The two King’s Field Additional titles on the PSP are both strictly old-school 90-degree-grid-movement first person RPGs. They seem hastily designed, there is practically no animation nor even smoothed movement between map tiles, and the solid artwork can’t make up for the fact that both games simply do not play like a King’s Field game. Or even a particularly good Wizardry cop-off.
The first game portrays you as a member of a unit of knights, whom having previously visited the local dungeon (as you do, particularly on Thursdays), were decimated in a particularly deadly battle. After waking from a year-long coma (funny how it’s always an oddly specific length of time), you naturally set out to find out what happened to your unit.
The second game takes place 10 years on, earthquakes near the town open new parts of the dungeon. A party is sent in to ensure that the Pillage King has not re-awakened. The leader dies, you rush back to their son to inform him of the event, only to be met with disbelief and probably some nasty words. So off you trot merrily into that most dangerous of places again, to find the truth. Really, if it weren’t for the different introduction movies, dialogue and dungeon layouts, this looks practically identical to the first game. Nearly all of the assets are identical.
Progress in both games involves – in a similar fashion to old-school RPGs – visiting the town, dropping into the dungeon for a bit, keep going until you’re nearly dead, then beating a hasty retreat to the town again. Gold is better earned here in the casino rather than killing monsters. There’s somewhat more NPC chat this time, given that you can select places to visit around town on the map but there isn’t much point elaborating: it looks like a 90-degree angle fixed-map, turn-based RPG, except with boring real time one-on-one-combat. There is still the strength bar on screen, allowing you to attack but since you can’t actually move in combat, all you can do is hold up your shield to block enemy attacks. You can’t hold up the shield for too long since it also drains your strength, but careful balancing is the only way you won’t get decimated by even the lowliest of foes.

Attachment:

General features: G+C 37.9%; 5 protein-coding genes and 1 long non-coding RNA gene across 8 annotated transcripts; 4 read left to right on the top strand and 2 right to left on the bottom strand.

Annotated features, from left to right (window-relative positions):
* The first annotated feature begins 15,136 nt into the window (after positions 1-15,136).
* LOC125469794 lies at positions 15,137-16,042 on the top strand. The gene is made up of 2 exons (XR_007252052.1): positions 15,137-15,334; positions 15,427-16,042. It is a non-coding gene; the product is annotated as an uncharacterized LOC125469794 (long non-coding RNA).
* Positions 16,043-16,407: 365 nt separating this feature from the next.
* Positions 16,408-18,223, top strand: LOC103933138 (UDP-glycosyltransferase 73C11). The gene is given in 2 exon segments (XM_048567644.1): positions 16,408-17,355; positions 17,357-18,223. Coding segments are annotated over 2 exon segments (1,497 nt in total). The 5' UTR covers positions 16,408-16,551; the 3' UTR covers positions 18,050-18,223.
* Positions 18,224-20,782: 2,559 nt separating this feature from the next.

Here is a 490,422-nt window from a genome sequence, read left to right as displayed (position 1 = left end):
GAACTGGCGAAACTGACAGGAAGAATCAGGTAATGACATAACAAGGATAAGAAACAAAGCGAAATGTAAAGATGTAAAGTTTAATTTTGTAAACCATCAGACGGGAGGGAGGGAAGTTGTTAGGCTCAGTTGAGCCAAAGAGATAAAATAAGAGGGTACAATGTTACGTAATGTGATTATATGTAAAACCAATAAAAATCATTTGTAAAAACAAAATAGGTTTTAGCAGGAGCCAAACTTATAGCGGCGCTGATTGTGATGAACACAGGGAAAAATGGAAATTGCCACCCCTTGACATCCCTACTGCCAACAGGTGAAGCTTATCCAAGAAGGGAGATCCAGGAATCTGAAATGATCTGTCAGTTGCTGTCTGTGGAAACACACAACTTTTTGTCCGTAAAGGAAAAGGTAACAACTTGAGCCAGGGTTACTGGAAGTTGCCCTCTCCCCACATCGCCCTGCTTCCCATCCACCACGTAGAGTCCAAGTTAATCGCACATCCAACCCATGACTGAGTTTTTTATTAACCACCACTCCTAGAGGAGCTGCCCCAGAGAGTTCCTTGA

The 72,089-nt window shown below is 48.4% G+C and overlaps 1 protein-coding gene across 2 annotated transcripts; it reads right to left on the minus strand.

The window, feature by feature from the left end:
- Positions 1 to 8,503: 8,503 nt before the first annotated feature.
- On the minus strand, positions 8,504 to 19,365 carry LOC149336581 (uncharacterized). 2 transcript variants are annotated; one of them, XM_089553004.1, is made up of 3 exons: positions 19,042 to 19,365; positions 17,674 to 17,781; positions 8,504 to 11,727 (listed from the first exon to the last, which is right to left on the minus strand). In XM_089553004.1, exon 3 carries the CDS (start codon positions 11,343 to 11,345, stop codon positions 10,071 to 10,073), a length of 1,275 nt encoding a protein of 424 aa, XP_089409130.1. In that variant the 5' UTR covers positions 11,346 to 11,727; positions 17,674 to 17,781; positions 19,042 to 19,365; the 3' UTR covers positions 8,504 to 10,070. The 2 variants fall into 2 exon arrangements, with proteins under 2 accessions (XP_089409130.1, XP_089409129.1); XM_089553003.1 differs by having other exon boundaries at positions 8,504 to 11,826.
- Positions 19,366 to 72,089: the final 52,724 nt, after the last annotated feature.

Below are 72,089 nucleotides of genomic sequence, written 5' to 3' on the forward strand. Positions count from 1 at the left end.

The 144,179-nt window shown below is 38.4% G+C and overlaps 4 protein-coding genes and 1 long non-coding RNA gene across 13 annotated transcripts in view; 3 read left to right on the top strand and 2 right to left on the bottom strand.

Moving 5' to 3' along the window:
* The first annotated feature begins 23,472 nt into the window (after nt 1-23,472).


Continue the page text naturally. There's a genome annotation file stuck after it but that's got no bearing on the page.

Everything that was the essence of the King’s Field games has been completely removed. Gameplay involves step-by-step movement, picking up the odd object, attacking a monster through turn-based combat, and moving further and further into the dungeons. The art is gorgeous, and the music consists of a lot of reasonable remixes of previous tunes, but the magic isn’t there any more.
Word was posted on the Agetec forums that Mark Johnson of Agetec officially stated they had no interest in localizing either King’s Field Additional game, which seems like a wise decision.
Japanese: King’s Field Additional I
Original release UCAS-40100 on July 20, 2006.
Another issue exists as ULJS-00070.
Japanese: King’s Field Additional II
Original release UCAS-40105 on August 24, 2006.
Another issue exists as ULJS-00076.
King’s Field Mobile / King’s Field Mobile 2 / King’s Field Mobile EX – Mobile
There are three mobile phone games, King’s Field Mobile, King’s Field Mobile 2, and King’s Field Mobile EX. None have made it outside Japan. The few screenshots available suggest they play very much like the PlayStation games.
The first game takes place in a huge labyrinth with the usual array of caves and corridors, and apparently no magic. The second game sounds similar to King’s Field 2 in as much as you can expect ice caves, sea shores and insect nests. Magic returns, too. The third game looks very similar to the first PlayStation King’s Field, right down to using the same monsters. All the games supposedly have an automap which fills itself as you progress, which is a first for the series.
Like most cell phone games, sadly it seems they will be forever stuck in their native land.